As designer Andrea Rodman demonstrates, the key to a light and bright home is a little Scandinavian influence and a touch of black.

When Pamela and Sergio Spadavecchia were planning their new home in North Vancouver, they sketched out a few ideas to start. Their previous place was dark and moody, so they knew they wanted to lighten up. They had a couple of active boys—and, along with them, a whole load of sports gear—so some of the planning would need to account for less-than-tidy dumps of equipment at the end of a game. And, most importantly, the couple loves to entertain (Sergio is the cook of the family), so the space would need to work both for intimate dinner parties and larger gatherings of friends.

The couple were working with Blackfish Homes as their builder, and as Pamela dug around on Houzz looking for ideas for the interiors, she spotted designer Andrea Rodman’s projects and booked a meeting. “We hit it off right away,” Pamela recalls—and so they got to work.

Rodman’s first step was to build on the Spadavecchias’ wish list, starting with the colour palette: brightening up the space meant bringing in a modern Scandinavian-influenced design with whitewashed oak throughout and black accents on architectural features. Pamela had brought a portfolio of concepts for Rodman, including several ideas for a dramatic staircase design. The end result would be visible from outside the home, so it was important to both Rodman and the Spadavecchias that it be a central feature on the main floor. The staircase now appears to almost float in the room, in part because Rodman designed the handrails to sit on top of the glass that borders the treads, rather than in the more traditional side position. The mounting hardware for the treads is black, allowing it to disappear into the frame of the staircase.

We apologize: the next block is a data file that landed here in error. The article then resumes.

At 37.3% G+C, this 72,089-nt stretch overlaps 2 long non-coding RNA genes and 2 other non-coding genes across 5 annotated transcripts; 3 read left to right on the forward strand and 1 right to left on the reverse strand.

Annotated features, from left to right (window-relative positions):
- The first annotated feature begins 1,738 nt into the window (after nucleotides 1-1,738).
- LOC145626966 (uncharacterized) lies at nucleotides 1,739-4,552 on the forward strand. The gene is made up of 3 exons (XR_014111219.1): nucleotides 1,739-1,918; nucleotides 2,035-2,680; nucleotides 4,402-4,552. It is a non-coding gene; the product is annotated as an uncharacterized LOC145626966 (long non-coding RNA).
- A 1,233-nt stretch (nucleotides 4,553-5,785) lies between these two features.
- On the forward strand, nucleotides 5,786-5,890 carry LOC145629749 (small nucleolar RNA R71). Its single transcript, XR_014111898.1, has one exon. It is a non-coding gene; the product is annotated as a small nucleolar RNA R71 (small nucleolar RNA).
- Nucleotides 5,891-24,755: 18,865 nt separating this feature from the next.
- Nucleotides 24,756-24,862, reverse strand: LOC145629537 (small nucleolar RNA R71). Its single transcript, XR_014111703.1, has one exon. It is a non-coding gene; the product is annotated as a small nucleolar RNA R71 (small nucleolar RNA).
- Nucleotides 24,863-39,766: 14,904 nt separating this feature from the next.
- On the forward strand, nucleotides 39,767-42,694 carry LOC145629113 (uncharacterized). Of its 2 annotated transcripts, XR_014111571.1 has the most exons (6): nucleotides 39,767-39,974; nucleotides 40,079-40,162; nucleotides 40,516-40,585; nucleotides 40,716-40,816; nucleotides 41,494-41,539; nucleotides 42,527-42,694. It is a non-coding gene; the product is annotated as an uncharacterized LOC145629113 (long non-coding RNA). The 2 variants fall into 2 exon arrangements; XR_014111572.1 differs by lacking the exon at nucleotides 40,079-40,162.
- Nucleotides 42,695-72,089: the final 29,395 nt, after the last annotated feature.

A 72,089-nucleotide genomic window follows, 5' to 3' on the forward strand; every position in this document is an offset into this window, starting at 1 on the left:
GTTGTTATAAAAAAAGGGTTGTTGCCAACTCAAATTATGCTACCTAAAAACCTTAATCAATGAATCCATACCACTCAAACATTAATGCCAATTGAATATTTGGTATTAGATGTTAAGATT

Playful black Moooi Random lights also line the entranceway. “We thought bringing in the Moooi lights would be an opportunity to play with some form, and also repetition,” says Rodman. “You’ve got two big features here, but they balance each other out.”

The main floor is host to a lounge area and the kitchen, both designed to allow room for the kids (or dinner-party guests) to stay included while prep happens in the kitchen. The furniture is decked out in cool greys and whites, with a pair of comfy swivelling U Turn chairs from Bensen that easily pivot toward the party or to the view out the windows. In keeping with the beachy-calm palette, Rodman designed a feature wall lined with wooden slats, a warm and organic contrast to the large-format porcelain tile that lines the nearby fireplace.

In the kitchen, the vibe remains modern, with a touch of rustic thanks to a grey Restoration Hardware dining table with a weighty concrete base. It’s a white and bright space, where lacquered cabinets pair with painted white oak. Stunning Brizo faucets bring an artful touch of black to the space.

And for all that hockey gear, there’s a room in the garage so that the boys, now 13 and 15, can unload when they get home—including a small second laundry room attached to help deal with it as it arrives. “I didn’t want the mudroom to be all of their gear, dumped everywhere as soon as they get in,” laughs Pamela. “It’s easy access to get to it from the garage.”

Upstairs in the master bedroom, Rodman designed a quiet respite for the couple with both cozy throws and soft pink accent pieces. Grasscloth in a warm charcoal covers the wall opposite the bed, perfect for downplaying the TV while picking up on the peek-a-boo view to those Moooi lights outside the door.

In the master ensuite, the Aquabrass Caicos bath becomes a focal point, elevated on a platform to take in the view. And that same space is where Pamela has her dressing room. “We have such big windows, it didn’t make sense to walk outside the bathroom to go into a closet,” she says. “It’s so much easier to have everything in one place.”

Both designer and homeowner credit each other with the vision of the home, managing that rare feat of staying in sync with a plan that feels completely natural, as if created just the way the space was meant to be. “She really has such an architectural eye,” says Rodman of Pamela, and the latter offers the same opinion right back. “We had similar ideas, colour schemes, and I knew she had a great eye for design,” says Pamela. “She was wonderful to work with—and she kept me in line with the concept we came up with.”

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